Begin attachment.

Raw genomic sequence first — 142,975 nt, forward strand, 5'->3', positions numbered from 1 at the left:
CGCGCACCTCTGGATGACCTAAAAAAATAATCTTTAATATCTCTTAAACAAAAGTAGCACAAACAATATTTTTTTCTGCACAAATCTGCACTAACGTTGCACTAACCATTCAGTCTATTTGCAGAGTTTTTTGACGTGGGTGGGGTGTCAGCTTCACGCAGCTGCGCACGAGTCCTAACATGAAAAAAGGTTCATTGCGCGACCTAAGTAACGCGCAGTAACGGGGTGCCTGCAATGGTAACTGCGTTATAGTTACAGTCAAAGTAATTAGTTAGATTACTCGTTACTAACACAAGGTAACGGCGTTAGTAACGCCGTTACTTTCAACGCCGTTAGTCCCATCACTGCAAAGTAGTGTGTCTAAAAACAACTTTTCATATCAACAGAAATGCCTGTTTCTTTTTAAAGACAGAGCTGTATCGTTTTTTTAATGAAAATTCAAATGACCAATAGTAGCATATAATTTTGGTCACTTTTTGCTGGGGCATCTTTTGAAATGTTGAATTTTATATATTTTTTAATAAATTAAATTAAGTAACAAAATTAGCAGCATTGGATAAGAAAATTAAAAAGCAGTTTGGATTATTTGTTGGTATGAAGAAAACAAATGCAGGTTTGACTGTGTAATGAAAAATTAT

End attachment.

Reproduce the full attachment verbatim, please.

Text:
Raw genomic sequence first — 142,975 nt, forward strand, 5'->3', positions numbered from 1 at the left:
CGCGCACCTCTGGATGACCTAAAAAAATAATCTTTAATATCTCTTAAACAAAAGTAGCACAAACAATATTTTTTTCTGCACAAATCTGCACTAACGTTGCACTAACCATTCAGTCTATTTGCAGAGTTTTTTGACGTGGGTGGGGTGTCAGCTTCACGCAGCTGCGCACGAGTCCTAACATGAAAAAAGGTTCATTGCGCGACCTAAGTAACGCGCAGTAACGGGGTGCCTGCAATGGTAACTGCGTTATAGTTACAGTCAAAGTAATTAGTTAGATTACTCGTTACTAACACAAGGTAACGGCGTTAGTAACGCCGTTACTTTCAACGCCGTTAGTCCCATCACTGCAAAGTAGTGTGTCTAAAAACAACTTTTCATATCAACAGAAATGCCTGTTTCTTTTTAAAGACAGAGCTGTATCGTTTTTTTAATGAAAATTCAAATGACCAATAGTAGCATATAATTTTGGTCACTTTTTGCTGGGGCATCTTTTGAAATGTTGAATTTTATATATTTTTTAATAAATTAAATTAAGTAACAAAATTAGCAGCATTGGATAAGAAAATTAAAAAGCAGTTTGGATTATTTGTTGGTATGAAGAAAACAAATGCAGGTTTGACTGTGTAATGAAAAATTAT